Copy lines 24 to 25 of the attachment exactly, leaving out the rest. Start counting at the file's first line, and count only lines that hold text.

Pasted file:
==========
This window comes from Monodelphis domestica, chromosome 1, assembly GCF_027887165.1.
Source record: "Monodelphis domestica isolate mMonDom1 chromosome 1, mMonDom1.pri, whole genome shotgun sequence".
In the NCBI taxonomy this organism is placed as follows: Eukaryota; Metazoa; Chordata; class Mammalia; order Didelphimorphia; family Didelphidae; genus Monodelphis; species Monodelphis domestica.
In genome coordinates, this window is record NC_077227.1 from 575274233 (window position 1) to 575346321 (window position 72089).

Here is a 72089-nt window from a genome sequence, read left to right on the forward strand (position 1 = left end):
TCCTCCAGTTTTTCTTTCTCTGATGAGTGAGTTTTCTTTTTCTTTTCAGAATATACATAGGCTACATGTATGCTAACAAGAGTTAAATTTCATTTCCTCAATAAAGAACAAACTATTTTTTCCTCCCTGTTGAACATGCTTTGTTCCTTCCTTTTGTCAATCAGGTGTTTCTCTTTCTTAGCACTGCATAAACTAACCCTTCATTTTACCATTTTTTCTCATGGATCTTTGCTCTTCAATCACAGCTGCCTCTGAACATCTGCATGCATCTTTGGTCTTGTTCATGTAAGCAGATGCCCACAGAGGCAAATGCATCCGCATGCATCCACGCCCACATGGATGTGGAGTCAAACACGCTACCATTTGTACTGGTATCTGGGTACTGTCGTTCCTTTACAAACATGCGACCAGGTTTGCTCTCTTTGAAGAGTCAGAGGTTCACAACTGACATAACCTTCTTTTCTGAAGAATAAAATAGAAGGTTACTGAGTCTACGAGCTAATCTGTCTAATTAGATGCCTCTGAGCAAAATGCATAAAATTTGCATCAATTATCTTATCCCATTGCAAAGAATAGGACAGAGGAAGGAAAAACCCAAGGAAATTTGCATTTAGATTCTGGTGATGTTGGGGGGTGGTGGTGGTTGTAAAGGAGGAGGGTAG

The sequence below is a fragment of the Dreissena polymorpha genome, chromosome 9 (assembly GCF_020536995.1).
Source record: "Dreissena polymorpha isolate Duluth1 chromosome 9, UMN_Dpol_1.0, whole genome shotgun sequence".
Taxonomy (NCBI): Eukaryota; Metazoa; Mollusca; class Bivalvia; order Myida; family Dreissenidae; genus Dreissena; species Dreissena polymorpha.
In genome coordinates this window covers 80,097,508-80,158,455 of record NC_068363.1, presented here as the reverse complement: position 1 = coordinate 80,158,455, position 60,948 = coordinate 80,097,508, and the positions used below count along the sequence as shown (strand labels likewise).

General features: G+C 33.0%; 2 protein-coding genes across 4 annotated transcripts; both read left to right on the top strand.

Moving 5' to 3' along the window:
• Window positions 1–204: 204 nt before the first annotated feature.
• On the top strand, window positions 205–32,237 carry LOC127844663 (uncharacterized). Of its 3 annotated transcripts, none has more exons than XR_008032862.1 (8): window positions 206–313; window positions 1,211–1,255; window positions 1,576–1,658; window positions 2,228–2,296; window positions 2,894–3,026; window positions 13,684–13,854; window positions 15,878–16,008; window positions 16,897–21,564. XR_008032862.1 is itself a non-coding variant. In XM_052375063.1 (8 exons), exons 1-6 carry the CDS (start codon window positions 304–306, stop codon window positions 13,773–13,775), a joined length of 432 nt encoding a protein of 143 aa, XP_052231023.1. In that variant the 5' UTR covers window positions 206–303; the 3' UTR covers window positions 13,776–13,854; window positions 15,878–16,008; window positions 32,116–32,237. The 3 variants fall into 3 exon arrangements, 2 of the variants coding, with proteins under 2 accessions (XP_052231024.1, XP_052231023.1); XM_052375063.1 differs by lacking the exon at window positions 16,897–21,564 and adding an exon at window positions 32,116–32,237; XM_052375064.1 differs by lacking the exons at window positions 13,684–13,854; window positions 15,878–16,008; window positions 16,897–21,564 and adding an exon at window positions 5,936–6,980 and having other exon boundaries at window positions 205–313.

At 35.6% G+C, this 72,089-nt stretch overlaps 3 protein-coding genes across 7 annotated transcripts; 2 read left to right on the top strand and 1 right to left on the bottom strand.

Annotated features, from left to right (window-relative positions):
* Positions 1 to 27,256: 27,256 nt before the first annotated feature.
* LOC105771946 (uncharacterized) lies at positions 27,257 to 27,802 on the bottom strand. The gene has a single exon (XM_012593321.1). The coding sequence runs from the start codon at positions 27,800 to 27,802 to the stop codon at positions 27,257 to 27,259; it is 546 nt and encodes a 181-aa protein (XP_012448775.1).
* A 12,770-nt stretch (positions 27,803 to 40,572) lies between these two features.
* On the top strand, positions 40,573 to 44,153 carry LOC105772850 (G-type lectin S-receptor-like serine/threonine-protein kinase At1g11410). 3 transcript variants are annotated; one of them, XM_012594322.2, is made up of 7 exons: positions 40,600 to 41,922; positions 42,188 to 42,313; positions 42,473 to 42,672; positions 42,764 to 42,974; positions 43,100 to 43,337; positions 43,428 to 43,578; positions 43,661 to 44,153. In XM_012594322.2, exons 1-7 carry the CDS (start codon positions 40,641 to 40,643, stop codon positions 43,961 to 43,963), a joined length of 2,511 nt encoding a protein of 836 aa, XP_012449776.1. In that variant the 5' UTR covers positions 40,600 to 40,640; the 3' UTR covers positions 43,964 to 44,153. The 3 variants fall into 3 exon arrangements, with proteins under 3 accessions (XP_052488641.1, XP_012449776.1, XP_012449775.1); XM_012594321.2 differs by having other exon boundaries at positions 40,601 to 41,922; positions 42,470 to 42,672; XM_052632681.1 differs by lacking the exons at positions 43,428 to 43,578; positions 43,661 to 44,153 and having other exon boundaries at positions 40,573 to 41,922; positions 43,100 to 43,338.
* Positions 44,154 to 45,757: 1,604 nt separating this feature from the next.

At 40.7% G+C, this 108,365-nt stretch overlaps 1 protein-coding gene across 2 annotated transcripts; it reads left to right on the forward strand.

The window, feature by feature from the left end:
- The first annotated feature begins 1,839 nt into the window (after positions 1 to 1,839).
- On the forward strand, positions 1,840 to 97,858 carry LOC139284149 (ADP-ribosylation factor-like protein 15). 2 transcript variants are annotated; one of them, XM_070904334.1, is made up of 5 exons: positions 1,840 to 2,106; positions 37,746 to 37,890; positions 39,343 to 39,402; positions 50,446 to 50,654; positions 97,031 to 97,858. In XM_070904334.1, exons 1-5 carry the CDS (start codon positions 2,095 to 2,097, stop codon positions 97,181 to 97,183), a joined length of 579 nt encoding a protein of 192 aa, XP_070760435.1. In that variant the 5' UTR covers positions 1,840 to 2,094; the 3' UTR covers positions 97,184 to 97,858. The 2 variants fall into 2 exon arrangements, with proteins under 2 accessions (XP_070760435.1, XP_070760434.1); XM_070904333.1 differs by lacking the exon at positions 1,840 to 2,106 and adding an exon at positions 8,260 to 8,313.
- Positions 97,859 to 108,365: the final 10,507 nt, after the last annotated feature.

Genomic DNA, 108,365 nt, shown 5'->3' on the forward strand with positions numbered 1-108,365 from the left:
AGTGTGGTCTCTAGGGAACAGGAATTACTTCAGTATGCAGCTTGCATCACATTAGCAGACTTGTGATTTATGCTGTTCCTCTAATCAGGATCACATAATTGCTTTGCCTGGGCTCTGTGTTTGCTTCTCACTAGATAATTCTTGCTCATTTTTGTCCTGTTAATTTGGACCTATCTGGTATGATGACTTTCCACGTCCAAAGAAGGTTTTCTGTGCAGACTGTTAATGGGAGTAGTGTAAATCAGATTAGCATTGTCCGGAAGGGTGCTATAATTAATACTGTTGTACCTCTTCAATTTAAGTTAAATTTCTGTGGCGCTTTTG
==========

- The first annotated feature begins 1,839 nt into the window (after positions 1 to 1,839).
- On the forward strand, positions 1,840 to 97,858 carry LOC139284149 (ADP-ribosylation factor-like protein 15). 2 transcript variants are annotated; one of them, XM_070904334.1, is made up of 5 exons: positions 1,840 to 2,106; positions 37,746 to 37,890; positions 39,343 to 39,402; positions 50,446 to 50,654; positions 97,031 to 97,858. In XM_070904334.1, exons 1-5 carry the CDS (start codon positions 2,095 to 2,097, stop codon positions 97,181 to 97,183), a joined length of 579 nt encoding a protein of 192 aa, XP_070760435.1. In that variant the 5' UTR covers positions 1,840 to 2,094; the 3' UTR covers positions 97,184 to 97,858. The 2 variants fall into 2 exon arrangements, with proteins under 2 accessions (XP_070760435.1, XP_070760434.1); XM_070904333.1 differs by lacking the exon at positions 1,840 to 2,106 and adding an exon at positions 8,260 to 8,313.